Roast Turkey

A year old is considered best. After dressing, salt and pepper the inside. If prepared the day before it will be all the better seasoned. For each pound, 20 minutes is a good general rule. Take a loaf and a half of stale baker's bread for a good-sized turkey. Rub fine with the hands; cut a large white onion and cook a few minutes in butter in a frying-pan. Do not brown it. Then stir in your bread, 1 teaspoon of salt, 1 of pepper, 1 of sage; mix the onion in, and use melted butter sufficient to bind all together; stuff, tie the wings and thighs, to keep in place. Salt and pepper the outside. Put 1 1/2 cups of water in the dripping-pan with the turkey. Lay 2 or 3 pieces of fat pork on the top, or rub well with lard. Or, better still, after it begins to brown, take a white cloth, double it, wring it out of water, and cover the turkey with it. Baste frequently over the cloth.

Roast Turkey.


It is tender and luscious. Do not let the cloth scorch. Keep an even fire, watch carefully, and turn occasionally. If oysters are liked, a pint may be chopped with the dressing. Lay the giblets by the side of the turkey, and when done chop fine, and put in the gravy, thickened with a tablespoon of flour. Oyster sauce is very nice served with roast turkey. See directions in "OYSTERS." Serve with cranberry sauce, celery, turnips, boiled onions, or any vegetable, fresh or canned.

Oyster Dressing For Turkey

Mrs. Fannie H. Bower, Parker, Dak.

Boil the liver, heart, and gizzard 1/2 an hour. Chop fine with bread crumbs sufficient for the dressing. Put 2 tablespoons of hard butter in a spider. When it is brown, put the dressing in, and pour in about 2 tablespoons hot water. Let steam through, stirring it meanwhile. Take out, season with pepper and salt, and stir in 1 pint of oysters carefully, so that they will remain unbroken. Stuff the turkey with this.

Fried Turkey

Mrs. Albert Willson, Johnson Junction, Ky.

Cut slices from the breast of a raw turkey. Roll in flour salted and peppered, and fry in butter, or equal parts of butter and lard. It is done when it is a light brown, for it cooks very quickly, and will be as tender as a partridge. Use the remainder of the turkey for a stew, or it may be stuffed and roasted. Some dressing may be spread over the breast, and the absence of the part taken will never be noticed.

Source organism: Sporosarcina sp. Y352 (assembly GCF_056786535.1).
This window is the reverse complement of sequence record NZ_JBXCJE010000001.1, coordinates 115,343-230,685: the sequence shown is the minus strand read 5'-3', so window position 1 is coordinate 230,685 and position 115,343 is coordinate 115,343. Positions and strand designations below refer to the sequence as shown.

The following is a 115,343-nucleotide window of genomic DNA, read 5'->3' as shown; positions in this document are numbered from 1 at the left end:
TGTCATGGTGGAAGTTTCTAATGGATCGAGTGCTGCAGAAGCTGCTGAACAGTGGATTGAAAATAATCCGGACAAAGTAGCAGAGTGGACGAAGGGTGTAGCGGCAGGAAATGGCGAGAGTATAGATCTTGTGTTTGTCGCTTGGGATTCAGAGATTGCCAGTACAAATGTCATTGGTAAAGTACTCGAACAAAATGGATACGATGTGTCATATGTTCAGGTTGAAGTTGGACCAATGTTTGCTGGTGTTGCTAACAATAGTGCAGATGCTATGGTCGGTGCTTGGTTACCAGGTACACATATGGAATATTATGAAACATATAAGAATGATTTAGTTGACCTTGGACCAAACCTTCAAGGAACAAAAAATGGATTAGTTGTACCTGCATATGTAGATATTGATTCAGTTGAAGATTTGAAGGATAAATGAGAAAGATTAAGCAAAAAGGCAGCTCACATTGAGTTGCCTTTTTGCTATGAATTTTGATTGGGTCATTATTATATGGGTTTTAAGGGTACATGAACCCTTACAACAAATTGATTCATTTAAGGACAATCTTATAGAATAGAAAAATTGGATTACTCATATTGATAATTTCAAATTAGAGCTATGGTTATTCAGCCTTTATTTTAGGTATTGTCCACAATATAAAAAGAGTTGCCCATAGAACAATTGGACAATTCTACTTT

Roast Goose

Parboil for 2 hours at least. Then stuff with seasoned mashed potatoes. Roast, with a pint of water in the pan. Baste often. When done, pour off the surplus fat. as it is too rich for the gravy. Add water to make up the amount required.

Fried Geese Livers

Take the livers from geese and fry them with slices of salt pork, in the pork fat. They are very palatable.

German Relish

Take a nice fat goose, take off the loose fat, season with a little salt and pepper, boil till nearly tender, with just water enough to cook it, then put in 1 pint good cider vinegar, then boil till very- tender, like pigs' feet; then pack in a stone crock, leaving the bones in with the meat. It is a very dainty relish. To be sliced up cold. Turkey or chicken may be cooked in the same manner.

Roast Ducks

If parboiled for an hour or two, before putting to roast, the strong taste is lessoned. Baste same as when roasting turkey.

Stuffing For Ducks

Mrs. E. B. Baldwin.

Half pound of fat pork chopped fine; 8 rolled soda crackers; 1 egg, 1 minced onion, I pint milk; sage, pepper, and salt.

Apple Stuffing For Duck

Five sour apples, peeled, quartered, and cored. Stew until half done. Add 1 tea-cup bread crumbs, a sprinkle of cayenne pepper, salt, and 1 teaspoon sage. Mix together, stuff, and roast.

Apple Stuffing For Duck 20